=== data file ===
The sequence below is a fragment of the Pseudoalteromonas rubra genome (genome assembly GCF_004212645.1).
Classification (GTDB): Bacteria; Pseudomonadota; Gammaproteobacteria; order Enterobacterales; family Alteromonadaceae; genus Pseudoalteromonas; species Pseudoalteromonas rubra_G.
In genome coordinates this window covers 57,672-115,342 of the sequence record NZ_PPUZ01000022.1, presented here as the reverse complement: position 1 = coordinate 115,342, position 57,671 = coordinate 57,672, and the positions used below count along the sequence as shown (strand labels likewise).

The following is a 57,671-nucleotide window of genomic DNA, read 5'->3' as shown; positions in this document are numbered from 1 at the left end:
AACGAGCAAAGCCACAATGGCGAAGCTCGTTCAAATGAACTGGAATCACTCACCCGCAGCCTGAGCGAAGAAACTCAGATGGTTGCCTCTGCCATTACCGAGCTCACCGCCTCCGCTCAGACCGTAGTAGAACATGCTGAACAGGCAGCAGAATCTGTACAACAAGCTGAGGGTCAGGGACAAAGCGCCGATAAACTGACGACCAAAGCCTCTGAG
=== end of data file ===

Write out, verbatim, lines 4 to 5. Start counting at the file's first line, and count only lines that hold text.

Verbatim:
The following is a 57,671-nucleotide window of genomic DNA, read 5'->3' as shown; positions in this document are numbered from 1 at the left end:
AACGAGCAAAGCCACAATGGCGAAGCTCGTTCAAATGAACTGGAATCACTCACCCGCAGCCTGAGCGAAGAAACTCAGATGGTTGCCTCTGCCATTACCGAGCTCACCGCCTCCGCTCAGACCGTAGTAGAACATGCTGAACAGGCAGCAGAATCTGTACAACAAGCTGAGGGTCAGGGACAAAGCGCCGATAAACTGACGACCAAAGCCTCTGAG